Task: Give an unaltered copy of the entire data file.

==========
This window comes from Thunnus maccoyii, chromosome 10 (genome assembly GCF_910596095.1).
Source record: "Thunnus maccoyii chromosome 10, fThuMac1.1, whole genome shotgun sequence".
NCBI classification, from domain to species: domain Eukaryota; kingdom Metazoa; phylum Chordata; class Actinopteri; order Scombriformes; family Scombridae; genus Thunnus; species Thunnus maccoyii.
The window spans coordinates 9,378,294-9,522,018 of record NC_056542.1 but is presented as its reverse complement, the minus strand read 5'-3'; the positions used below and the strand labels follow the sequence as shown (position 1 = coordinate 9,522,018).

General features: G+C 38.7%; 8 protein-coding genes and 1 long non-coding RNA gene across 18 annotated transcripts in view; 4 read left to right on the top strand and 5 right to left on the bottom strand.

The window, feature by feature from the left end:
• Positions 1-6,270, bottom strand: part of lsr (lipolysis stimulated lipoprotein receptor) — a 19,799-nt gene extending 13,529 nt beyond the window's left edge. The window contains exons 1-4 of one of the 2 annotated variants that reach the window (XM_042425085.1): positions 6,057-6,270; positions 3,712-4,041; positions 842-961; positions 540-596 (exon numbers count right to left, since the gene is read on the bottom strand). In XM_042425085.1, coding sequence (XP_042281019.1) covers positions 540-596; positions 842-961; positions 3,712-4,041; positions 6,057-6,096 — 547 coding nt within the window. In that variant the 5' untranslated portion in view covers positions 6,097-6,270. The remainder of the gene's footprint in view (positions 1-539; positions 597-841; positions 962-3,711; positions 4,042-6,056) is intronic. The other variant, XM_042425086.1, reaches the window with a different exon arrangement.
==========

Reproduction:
This window comes from Thunnus maccoyii, chromosome 10 (genome assembly GCF_910596095.1).
Source record: "Thunnus maccoyii chromosome 10, fThuMac1.1, whole genome shotgun sequence".
NCBI classification, from domain to species: domain Eukaryota; kingdom Metazoa; phylum Chordata; class Actinopteri; order Scombriformes; family Scombridae; genus Thunnus; species Thunnus maccoyii.
The window spans coordinates 9,378,294-9,522,018 of record NC_056542.1 but is presented as its reverse complement, the minus strand read 5'-3'; the positions used below and the strand labels follow the sequence as shown (position 1 = coordinate 9,522,018).

General features: G+C 38.7%; 8 protein-coding genes and 1 long non-coding RNA gene across 18 annotated transcripts in view; 4 read left to right on the top strand and 5 right to left on the bottom strand.

The window, feature by feature from the left end:
• Positions 1-6,270, bottom strand: part of lsr (lipolysis stimulated lipoprotein receptor) — a 19,799-nt gene extending 13,529 nt beyond the window's left edge. The window contains exons 1-4 of one of the 2 annotated variants that reach the window (XM_042425085.1): positions 6,057-6,270; positions 3,712-4,041; positions 842-961; positions 540-596 (exon numbers count right to left, since the gene is read on the bottom strand). In XM_042425085.1, coding sequence (XP_042281019.1) covers positions 540-596; positions 842-961; positions 3,712-4,041; positions 6,057-6,096 — 547 coding nt within the window. In that variant the 5' untranslated portion in view covers positions 6,097-6,270. The remainder of the gene's footprint in view (positions 1-539; positions 597-841; positions 962-3,711; positions 4,042-6,056) is intronic. The other variant, XM_042425086.1, reaches the window with a different exon arrangement.